I am combining two days as we did little of interest resting at Camp Sukuta.
In the morning we chatted to a young Italian couple who had arrived the night before. They were telling us about a natural preparation they take to prevent malaria called Artemisia. They had purchased a bag full from some nuns. It looks like a type of tea. You take a large pinch, about 5 grams, boil it, let it cool for fifteen minutes, then add honey or sugar. It very bitter apparently. They believe it to be effective. We’re taking Adam’s conventional Doxycycline.
Redcoat Freight Terminal at Banjul International Airport
We found the freight terminal easily from Lynn’s instructions. The large building to the right of the International Terminal. We went to visit the Manager, Mansour. I thought security would be quite strict but we drove straight into the car park. On asking for Mansour we were told to take the staircase and we would find Mansour’s office at the end of the building.
Mansour was very welcoming and we talked about the history of Redcoat, the airline and the freight business. A tour of the building then followed and we met some of the staff and visited Customs and the incoming and outgoing freight areas. After taking some photos with Poki we were on our way to the border.
The road through The Gambia was good and we made quick progress. The first stop on reaching the border was to surrender our vehicle document. There was no queue, so our passports were then quickly stamped.
We thought we were finished, but Customs wanted to search Poki. An interesting young man told us to bring Poki over to him. He was very knowledgeable about New Zealand. When I asked him how he knew so much he told me he was a “Geographer” and he was interested in NZ. We laughed and joked with him, but he still gave Poki a pretty thorough search.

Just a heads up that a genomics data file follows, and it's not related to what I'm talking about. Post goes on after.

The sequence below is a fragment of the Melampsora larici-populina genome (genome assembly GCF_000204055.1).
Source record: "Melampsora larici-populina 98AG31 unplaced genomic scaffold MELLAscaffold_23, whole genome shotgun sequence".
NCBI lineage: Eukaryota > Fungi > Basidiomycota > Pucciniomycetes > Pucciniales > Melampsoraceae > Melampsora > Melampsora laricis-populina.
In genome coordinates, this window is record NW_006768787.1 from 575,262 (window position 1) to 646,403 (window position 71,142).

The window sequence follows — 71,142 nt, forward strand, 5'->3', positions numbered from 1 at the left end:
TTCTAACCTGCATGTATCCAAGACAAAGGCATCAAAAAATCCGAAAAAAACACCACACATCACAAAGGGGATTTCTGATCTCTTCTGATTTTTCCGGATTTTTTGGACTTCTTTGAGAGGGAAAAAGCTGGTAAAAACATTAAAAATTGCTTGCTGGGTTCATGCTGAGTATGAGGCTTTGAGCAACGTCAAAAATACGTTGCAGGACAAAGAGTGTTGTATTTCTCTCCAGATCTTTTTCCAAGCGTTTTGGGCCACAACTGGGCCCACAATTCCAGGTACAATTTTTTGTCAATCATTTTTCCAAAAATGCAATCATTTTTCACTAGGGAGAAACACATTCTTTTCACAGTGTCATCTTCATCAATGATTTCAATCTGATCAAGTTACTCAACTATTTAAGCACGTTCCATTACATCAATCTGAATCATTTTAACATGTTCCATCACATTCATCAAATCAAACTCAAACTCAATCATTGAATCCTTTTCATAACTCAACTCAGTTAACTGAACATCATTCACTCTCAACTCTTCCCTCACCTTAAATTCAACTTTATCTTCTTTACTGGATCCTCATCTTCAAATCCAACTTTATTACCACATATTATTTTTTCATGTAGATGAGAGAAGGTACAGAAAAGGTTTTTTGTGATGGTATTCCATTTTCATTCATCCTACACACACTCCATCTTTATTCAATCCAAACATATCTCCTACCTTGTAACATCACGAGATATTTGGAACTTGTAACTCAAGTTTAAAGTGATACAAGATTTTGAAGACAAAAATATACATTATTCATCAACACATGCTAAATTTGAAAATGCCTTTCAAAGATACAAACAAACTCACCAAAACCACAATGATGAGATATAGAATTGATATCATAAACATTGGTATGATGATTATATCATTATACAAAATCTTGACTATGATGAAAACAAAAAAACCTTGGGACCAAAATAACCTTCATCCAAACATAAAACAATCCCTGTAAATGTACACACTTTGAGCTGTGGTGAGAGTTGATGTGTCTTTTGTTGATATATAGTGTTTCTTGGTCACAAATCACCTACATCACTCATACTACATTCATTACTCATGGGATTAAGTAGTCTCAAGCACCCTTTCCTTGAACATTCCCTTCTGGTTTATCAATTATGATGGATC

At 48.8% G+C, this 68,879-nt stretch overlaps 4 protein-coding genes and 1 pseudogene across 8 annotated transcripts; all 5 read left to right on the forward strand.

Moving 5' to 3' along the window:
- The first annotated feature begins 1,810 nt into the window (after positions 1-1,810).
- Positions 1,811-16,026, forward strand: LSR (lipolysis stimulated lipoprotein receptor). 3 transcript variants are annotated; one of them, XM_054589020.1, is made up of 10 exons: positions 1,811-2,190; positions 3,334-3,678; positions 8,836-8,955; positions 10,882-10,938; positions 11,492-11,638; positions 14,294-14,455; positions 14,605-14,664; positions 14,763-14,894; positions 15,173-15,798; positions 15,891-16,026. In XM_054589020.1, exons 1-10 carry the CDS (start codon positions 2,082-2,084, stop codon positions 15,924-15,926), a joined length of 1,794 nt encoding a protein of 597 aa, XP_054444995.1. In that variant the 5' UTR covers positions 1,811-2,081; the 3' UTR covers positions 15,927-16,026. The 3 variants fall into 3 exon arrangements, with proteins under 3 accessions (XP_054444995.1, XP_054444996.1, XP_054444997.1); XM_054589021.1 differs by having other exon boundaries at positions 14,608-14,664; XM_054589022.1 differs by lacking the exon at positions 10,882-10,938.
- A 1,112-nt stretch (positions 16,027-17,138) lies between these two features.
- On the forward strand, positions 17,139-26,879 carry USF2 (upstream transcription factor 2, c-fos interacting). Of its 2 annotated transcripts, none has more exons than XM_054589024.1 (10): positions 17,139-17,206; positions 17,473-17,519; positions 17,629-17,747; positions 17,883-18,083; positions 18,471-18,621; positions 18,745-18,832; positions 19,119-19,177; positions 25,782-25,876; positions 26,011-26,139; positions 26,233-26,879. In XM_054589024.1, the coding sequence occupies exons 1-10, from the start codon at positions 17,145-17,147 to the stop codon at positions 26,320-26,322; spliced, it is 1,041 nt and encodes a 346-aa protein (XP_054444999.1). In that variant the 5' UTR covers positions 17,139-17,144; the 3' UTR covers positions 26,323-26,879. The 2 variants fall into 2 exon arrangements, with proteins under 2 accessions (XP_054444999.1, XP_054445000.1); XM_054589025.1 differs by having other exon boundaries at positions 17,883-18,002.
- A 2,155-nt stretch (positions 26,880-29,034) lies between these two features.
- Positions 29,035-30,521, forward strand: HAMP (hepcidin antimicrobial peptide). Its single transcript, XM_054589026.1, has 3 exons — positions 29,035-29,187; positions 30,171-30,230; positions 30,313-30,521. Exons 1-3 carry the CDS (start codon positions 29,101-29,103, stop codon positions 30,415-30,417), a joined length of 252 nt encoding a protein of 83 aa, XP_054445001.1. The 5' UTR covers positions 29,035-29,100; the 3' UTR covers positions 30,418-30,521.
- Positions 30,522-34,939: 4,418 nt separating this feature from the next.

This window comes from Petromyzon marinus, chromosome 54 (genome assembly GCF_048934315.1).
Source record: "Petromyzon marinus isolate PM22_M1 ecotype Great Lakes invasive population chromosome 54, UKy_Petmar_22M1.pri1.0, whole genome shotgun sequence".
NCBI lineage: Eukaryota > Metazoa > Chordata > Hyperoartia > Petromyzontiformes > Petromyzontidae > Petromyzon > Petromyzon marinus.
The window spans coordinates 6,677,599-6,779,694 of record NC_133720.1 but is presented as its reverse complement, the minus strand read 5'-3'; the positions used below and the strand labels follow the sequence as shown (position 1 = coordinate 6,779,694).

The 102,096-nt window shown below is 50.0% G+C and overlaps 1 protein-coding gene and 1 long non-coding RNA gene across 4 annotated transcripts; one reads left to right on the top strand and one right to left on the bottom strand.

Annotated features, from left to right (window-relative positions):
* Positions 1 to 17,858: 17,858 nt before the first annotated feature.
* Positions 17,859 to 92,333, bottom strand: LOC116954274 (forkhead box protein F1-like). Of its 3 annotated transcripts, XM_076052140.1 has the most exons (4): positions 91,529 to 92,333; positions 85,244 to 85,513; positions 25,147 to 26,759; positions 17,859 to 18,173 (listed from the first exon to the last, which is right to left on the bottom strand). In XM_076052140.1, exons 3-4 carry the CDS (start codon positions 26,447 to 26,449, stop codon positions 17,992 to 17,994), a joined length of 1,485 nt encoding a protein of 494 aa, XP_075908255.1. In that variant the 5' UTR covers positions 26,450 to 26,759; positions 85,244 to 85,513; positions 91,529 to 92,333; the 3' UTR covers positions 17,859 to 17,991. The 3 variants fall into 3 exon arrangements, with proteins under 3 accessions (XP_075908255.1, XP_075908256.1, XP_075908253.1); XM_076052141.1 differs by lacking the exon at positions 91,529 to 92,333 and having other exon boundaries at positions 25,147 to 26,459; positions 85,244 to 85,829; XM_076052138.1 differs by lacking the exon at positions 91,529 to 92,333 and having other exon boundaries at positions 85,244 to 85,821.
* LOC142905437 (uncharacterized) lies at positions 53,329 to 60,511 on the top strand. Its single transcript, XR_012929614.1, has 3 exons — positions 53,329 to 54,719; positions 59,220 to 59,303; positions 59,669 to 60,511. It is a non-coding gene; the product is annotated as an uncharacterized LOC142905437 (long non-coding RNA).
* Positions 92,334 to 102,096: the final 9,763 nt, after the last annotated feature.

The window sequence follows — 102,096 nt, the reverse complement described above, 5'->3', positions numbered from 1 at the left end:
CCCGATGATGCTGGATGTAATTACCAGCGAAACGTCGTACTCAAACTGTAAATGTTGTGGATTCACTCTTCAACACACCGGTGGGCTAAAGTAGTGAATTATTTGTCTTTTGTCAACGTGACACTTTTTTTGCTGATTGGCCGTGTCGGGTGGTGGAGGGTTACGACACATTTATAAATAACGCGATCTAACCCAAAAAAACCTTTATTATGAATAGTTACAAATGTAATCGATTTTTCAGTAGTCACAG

Southern Senegal Border
Once in Senegal, the vehicle papers were first again. This time they wanted to see our Carnet and stamped it again. In Dakar they told me this would not be necessary. It would be stamped out when we left Senegal for Guinea Bissau. Now we have two entry stamps, so I hope this won’t be an issue.
Passports were stamped quickly and we were not searched again. The road was pretty potholed but we reached Ziguinchor without any issues. It was quite difficult to find a place to pull off the road for lunch. Eventually we found a field which we shared with some bulls and a very large termite mound.
Ziguinchor was quite peaceful. More like a country town than the capital of the Casamance region. Pap, the campsite owner was very welcoming. Adam was pleased to see us and Lars and Els were also there.
We caught up over some beers and learned Lars and Els had had an unpleasant experience. Not exactly an attack, but worrying none the less. The assailant had grabbed Els’s arm. Els lashed out with her head torch and hit the man on the head. They then drove off rapidly without putting things away. They stopped a while later to sort themselves out.
This experience has rather shaken them. They have asked if they can travel with us. This will be a loose arrangement. If any of us want to do something different we will do so.
We cooked dinner in Poki then had an early night.